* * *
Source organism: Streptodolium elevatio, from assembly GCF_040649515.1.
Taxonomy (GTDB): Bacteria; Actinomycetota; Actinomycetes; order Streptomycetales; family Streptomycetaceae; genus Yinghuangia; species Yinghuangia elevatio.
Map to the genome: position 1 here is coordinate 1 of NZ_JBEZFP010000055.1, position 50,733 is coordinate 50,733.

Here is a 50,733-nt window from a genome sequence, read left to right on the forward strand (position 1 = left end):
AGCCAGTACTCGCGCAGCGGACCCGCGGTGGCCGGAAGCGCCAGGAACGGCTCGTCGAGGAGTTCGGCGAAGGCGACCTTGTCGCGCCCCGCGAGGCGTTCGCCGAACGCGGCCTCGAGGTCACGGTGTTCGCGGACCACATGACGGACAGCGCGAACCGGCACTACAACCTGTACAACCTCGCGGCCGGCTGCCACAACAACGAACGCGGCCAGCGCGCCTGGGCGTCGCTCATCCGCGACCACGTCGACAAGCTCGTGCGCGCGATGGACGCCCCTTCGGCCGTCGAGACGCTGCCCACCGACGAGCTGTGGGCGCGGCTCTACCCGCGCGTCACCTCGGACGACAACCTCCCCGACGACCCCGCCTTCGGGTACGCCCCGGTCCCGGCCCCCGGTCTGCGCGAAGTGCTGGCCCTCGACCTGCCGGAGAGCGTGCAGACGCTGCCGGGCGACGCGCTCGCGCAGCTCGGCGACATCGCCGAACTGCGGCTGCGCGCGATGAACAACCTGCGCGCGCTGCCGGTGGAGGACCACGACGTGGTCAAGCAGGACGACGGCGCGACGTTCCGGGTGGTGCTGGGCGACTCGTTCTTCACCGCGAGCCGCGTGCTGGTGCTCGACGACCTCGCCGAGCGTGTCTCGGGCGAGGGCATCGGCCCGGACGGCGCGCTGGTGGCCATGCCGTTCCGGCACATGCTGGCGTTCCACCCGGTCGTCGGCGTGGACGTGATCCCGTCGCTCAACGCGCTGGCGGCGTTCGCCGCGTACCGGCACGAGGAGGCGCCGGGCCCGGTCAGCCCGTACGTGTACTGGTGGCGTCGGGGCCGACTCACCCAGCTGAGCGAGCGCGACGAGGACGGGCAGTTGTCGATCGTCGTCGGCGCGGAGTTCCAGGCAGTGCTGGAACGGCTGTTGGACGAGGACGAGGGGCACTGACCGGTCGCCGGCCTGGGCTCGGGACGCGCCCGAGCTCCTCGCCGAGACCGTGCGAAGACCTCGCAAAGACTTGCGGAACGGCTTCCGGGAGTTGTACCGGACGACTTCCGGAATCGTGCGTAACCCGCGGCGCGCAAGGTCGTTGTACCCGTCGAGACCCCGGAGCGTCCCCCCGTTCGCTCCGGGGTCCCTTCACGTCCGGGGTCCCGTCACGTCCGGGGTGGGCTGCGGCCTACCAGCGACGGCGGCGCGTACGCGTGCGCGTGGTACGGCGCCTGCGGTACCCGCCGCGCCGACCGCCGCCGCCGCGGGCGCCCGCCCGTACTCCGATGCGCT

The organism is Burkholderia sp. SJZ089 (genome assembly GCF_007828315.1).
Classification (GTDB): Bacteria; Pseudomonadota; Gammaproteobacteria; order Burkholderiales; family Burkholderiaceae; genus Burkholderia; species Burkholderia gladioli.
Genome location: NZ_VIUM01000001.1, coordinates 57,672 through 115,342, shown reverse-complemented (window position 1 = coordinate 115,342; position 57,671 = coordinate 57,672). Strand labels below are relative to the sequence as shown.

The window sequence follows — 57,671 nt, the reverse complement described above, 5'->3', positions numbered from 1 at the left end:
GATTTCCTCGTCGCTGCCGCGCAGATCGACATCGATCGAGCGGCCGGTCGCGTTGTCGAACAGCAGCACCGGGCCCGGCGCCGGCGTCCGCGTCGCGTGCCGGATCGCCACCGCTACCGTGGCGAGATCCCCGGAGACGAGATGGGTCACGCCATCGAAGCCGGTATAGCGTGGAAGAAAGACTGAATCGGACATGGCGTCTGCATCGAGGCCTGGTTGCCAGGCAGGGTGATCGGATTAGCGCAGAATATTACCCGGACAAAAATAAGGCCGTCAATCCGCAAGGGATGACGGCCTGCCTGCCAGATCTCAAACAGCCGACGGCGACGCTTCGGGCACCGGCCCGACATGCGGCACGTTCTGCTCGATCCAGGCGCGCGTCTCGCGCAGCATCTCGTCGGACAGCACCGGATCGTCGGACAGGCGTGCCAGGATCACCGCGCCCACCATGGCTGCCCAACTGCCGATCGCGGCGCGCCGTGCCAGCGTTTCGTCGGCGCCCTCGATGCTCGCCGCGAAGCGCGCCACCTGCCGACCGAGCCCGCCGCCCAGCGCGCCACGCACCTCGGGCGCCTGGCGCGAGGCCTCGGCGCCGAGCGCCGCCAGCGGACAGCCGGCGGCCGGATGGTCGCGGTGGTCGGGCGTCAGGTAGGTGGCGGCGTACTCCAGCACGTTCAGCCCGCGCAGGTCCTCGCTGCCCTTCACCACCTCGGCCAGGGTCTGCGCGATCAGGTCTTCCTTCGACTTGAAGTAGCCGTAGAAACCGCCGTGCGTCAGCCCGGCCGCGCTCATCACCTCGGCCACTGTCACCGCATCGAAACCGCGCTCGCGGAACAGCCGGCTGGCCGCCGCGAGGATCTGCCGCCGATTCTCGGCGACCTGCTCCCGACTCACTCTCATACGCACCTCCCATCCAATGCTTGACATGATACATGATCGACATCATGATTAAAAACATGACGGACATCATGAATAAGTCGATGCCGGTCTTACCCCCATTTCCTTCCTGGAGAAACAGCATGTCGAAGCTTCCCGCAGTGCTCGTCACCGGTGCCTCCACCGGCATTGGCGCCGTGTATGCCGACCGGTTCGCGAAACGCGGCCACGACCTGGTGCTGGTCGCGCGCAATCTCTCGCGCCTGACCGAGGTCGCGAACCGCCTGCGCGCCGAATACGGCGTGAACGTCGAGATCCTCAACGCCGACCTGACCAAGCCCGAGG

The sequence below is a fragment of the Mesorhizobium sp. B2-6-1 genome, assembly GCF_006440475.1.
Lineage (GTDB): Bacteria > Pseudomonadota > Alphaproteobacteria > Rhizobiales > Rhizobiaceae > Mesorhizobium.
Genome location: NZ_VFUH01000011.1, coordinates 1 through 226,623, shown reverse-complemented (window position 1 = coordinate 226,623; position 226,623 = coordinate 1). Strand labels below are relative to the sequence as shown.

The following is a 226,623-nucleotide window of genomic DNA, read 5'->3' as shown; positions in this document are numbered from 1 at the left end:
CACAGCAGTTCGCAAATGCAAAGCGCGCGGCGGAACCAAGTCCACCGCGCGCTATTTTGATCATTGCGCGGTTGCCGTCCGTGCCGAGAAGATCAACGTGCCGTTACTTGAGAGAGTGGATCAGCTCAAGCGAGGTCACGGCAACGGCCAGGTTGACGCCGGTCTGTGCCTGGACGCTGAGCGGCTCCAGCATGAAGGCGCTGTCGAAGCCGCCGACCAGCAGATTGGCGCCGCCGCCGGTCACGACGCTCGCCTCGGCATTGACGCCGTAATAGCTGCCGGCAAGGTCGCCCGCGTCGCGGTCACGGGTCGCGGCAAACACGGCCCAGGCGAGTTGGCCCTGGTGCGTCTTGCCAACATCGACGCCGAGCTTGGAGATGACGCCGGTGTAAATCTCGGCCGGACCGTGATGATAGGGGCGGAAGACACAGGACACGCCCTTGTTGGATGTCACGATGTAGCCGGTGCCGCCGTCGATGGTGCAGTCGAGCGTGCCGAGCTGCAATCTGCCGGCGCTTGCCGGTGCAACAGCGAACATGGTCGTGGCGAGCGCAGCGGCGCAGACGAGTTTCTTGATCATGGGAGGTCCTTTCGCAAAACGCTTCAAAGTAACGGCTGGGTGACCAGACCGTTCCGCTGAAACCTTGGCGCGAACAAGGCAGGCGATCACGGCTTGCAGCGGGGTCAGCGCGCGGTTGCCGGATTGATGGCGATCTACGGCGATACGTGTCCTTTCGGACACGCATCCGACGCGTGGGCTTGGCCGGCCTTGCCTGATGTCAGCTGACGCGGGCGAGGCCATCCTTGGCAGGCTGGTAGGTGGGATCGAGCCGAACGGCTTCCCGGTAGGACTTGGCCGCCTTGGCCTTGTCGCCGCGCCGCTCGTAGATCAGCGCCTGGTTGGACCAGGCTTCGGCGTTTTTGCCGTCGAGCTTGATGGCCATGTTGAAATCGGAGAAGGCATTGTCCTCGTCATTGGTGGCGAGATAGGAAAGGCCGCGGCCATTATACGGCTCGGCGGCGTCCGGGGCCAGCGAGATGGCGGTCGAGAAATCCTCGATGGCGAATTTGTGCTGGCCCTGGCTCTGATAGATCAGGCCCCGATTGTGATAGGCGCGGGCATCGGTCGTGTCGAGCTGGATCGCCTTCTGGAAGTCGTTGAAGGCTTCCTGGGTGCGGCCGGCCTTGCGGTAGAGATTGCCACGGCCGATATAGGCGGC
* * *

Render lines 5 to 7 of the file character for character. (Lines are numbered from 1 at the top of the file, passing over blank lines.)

AGCCAGTACTCGCGCAGCGGACCCGCGGTGGCCGGAAGCGCCAGGAACGGCTCGTCGAGGAGTTCGGCGAAGGCGACCTTGTCGCGCCCCGCGAGGCGTTCGCCGAACGCGGCCTCGAGGTCACGGTGTTCGCGGACCACATGACGGACAGCGCGAACCGGCACTACAACCTGTACAACCTCGCGGCCGGCTGCCACAACAACGAACGCGGCCAGCGCGCCTGGGCGTCGCTCATCCGCGACCACGTCGACAAGCTCGTGCGCGCGATGGACGCCCCTTCGGCCGTCGAGACGCTGCCCACCGACGAGCTGTGGGCGCGGCTCTACCCGCGCGTCACCTCGGACGACAACCTCCCCGACGACCCCGCCTTCGGGTACGCCCCGGTCCCGGCCCCCGGTCTGCGCGAAGTGCTGGCCCTCGACCTGCCGGAGAGCGTGCAGACGCTGCCGGGCGACGCGCTCGCGCAGCTCGGCGACATCGCCGAACTGCGGCTGCGCGCGATGAACAACCTGCGCGCGCTGCCGGTGGAGGACCACGACGTGGTCAAGCAGGACGACGGCGCGACGTTCCGGGTGGTGCTGGGCGACTCGTTCTTCACCGCGAGCCGCGTGCTGGTGCTCGACGACCTCGCCGAGCGTGTCTCGGGCGAGGGCATCGGCCCGGACGGCGCGCTGGTGGCCATGCCGTTCCGGCACATGCTGGCGTTCCACCCGGTCGTCGGCGTGGACGTGATCCCGTCGCTCAACGCGCTGGCGGCGTTCGCCGCGTACCGGCACGAGGAGGCGCCGGGCCCGGTCAGCCCGTACGTGTACTGGTGGCGTCGGGGCCGACTCACCCAGCTGAGCGAGCGCGACGAGGACGGGCAGTTGTCGATCGTCGTCGGCGCGGAGTTCCAGGCAGTGCTGGAACGGCTGTTGGACGAGGACGAGGGGCACTGACCGGTCGCCGGCCTGGGCTCGGGACGCGCCCGAGCTCCTCGCCGAGACCGTGCGAAGACCTCGCAAAGACTTGCGGAACGGCTTCCGGGAGTTGTACCGGACGACTTCCGGAATCGTGCGTAACCCGCGGCGCGCAAGGTCGTTGTACCCGTCGAGACCCCGGAGCGTCCCCCCGTTCGCTCCGGGGTCCCTTCACGTCCGGGGTCCCGTCACGTCCGGGGTGGGCTGCGGCCTACCAGCGACGGCGGCGCGTACGCGTGCGCGTGGTACGGCGCCTGCGGTACCCGCCGCGCCGACCGCCGCCGCCGCGGGCGCCCGCCCGTACTCCGATGCGCT

The organism is Burkholderia sp. SJZ089 (genome assembly GCF_007828315.1).
Classification (GTDB): Bacteria; Pseudomonadota; Gammaproteobacteria; order Burkholderiales; family Burkholderiaceae; genus Burkholderia; species Burkholderia gladioli.